Northern long-eared bat

Myotis septentrionalis

Quick Facts

  • Species

    Native

  • Size

    The northern longeared bat is a medium-sized bat with a body length of 3 to 3.7 inches and a wingspan of 9 to 10 inches

  • Habitat

    During the winter, Northern long-eared bats hibernate in caves and mines, called hibernacula. These areas are typically cold with high humidity and no air currents. During the summer, they roost underneath bark, in cavities or in crevices of both live trees and snags (dead trees). Otherwise, northern long-eared bats live in parks and forests.

  • Range

    The northern long-eared bat is found across much of the eastern and north central United States and all Canadian provinces from the Atlantic coast west to the southern Northwest Territories and eastern British Columbia.

  • Lifespan

    The maximum lifespan for the northern long-eared bat is estimated to be up to 18.5 years.
  • Status

    Threatened

Plagued by disease, the northern long-eared bat is a threatened native species. You can identify the mammal by its exceptionally long ears. 

Appearance

The northern long-eared bat is a medium-sized bat with a medium to dark brown fur coloring on the back and tawny to pale-brown on the underside. The bat’s ears are particularly long when compared to other bats in the Myotis genus.

Feeding

Northern long-eared bats fly through the understory of forested areas feeding on moths, flies, leafhoppers, caddisflies and beetles. They use echolocation to find prey or find motionless insects on vegetation.

Predators

The biggest threat to northern long-eared bats is the disease white-nose syndrome, which is decimating various bat populations in North America. Habitat destruction that comes from land development, as well as wind turbines also pose a threat to the species. 

Reproduction and Life Cycle

Breeding begins in late summer or early fall when males begin to gather just before hibernation. After copulation, females store sperm during winter hibernation. Come spring, the females emerge from their hibernacula, ovulate and fertilize their eggs using the stored sperm—a process known as “delayed fertilization.”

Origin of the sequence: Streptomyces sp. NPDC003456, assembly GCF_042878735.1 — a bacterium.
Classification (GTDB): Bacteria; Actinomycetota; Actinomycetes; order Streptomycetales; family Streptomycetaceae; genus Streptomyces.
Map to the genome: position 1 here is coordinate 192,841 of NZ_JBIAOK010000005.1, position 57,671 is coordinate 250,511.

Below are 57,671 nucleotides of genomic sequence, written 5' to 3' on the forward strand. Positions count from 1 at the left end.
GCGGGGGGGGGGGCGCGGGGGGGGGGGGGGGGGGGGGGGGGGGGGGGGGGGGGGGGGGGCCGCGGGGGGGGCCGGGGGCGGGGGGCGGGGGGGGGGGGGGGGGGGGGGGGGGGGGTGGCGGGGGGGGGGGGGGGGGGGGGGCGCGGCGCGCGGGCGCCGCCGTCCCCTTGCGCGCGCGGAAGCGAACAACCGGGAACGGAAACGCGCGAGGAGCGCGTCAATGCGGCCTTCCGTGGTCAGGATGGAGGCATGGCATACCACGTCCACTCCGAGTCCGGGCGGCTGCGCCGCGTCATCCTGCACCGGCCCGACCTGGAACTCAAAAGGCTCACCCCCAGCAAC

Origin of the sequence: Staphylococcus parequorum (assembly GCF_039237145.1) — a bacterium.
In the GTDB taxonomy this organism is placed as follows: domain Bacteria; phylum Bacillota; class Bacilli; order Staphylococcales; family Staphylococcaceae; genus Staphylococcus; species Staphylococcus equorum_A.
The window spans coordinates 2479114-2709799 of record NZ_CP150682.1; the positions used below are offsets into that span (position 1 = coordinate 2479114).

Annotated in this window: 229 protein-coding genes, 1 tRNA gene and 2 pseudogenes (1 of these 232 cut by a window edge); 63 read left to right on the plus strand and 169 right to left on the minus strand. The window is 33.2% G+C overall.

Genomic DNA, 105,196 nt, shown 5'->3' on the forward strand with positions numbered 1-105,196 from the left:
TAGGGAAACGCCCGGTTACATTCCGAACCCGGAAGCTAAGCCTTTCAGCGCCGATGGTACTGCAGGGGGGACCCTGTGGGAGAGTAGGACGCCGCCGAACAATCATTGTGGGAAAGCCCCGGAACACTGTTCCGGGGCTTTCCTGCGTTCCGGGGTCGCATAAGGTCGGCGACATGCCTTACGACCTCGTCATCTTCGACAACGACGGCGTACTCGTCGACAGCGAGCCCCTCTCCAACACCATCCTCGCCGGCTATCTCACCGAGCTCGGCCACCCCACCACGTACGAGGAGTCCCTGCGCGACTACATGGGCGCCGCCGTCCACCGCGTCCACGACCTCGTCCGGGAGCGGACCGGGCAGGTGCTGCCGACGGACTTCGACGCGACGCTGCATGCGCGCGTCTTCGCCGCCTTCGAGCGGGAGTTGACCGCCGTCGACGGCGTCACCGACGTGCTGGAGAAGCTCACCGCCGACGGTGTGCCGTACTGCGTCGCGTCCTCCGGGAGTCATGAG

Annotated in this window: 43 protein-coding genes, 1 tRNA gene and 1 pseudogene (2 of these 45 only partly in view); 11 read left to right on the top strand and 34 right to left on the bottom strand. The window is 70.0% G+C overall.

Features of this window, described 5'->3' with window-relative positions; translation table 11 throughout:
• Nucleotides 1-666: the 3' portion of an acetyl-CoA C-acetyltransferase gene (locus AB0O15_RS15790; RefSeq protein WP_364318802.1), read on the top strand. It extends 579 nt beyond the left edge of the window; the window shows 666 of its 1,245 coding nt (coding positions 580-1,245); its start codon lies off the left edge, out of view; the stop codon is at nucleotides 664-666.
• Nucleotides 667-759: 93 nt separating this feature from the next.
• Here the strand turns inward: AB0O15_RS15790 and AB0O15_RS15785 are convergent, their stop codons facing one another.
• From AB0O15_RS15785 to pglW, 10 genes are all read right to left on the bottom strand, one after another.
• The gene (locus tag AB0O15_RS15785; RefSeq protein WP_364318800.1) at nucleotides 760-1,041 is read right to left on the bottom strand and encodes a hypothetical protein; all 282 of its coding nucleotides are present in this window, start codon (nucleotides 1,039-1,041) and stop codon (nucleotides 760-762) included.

After fertilization, pregnant bats migrate to warm-weather areas where they roost in small “maternity colonies” and give birth. Most bats within a colony will give birth around the same time, which may occur from late May or early June to late July. Young bats start flying by 18 to 21 days after birth, and the maximum lifespan for the northern long-eared bat is up to 18.5 years.

Did You Know?

  • The northern long-eared bat suffers from a devastating disease known as white-nose syndrome that spreads during hibernation. 
  • There is a dedicated White Nose Syndrome Response Team working to curb the disease. 
  • Female northern long-eared bats store sperm during hibernation and then fertilize the egg come spring, a process known as “delayed fertilization.”
  • They get their name from their considerably long ears. 
  • During the summer, the northern long-eared myotis appears especially reliant upon forested habitats and is found in greater densities in the northern areas than in the south.

Sources and Additional Information

Quick Facts

  • Species

    Native

  • Size

    The northern longeared bat is a medium-sized bat with a body length of 3 to 3.7 inches and a wingspan of 9 to 10 inches

  • Habitat

    During the winter, Northern long-eared bats hibernate in caves and mines, called hibernacula. These areas are typically cold with high humidity and no air currents. During the summer, they roost underneath bark, in cavities or in crevices of both live trees and snags (dead trees). Otherwise, northern long-eared bats live in parks and forests.

  • Range

    The northern long-eared bat is found across much of the eastern and north central United States and all Canadian provinces from the Atlantic coast west to the southern Northwest Territories and eastern British Columbia.

  • Lifespan

    The maximum lifespan for the northern long-eared bat is estimated to be up to 18.5 years.
  • Status

    Threatened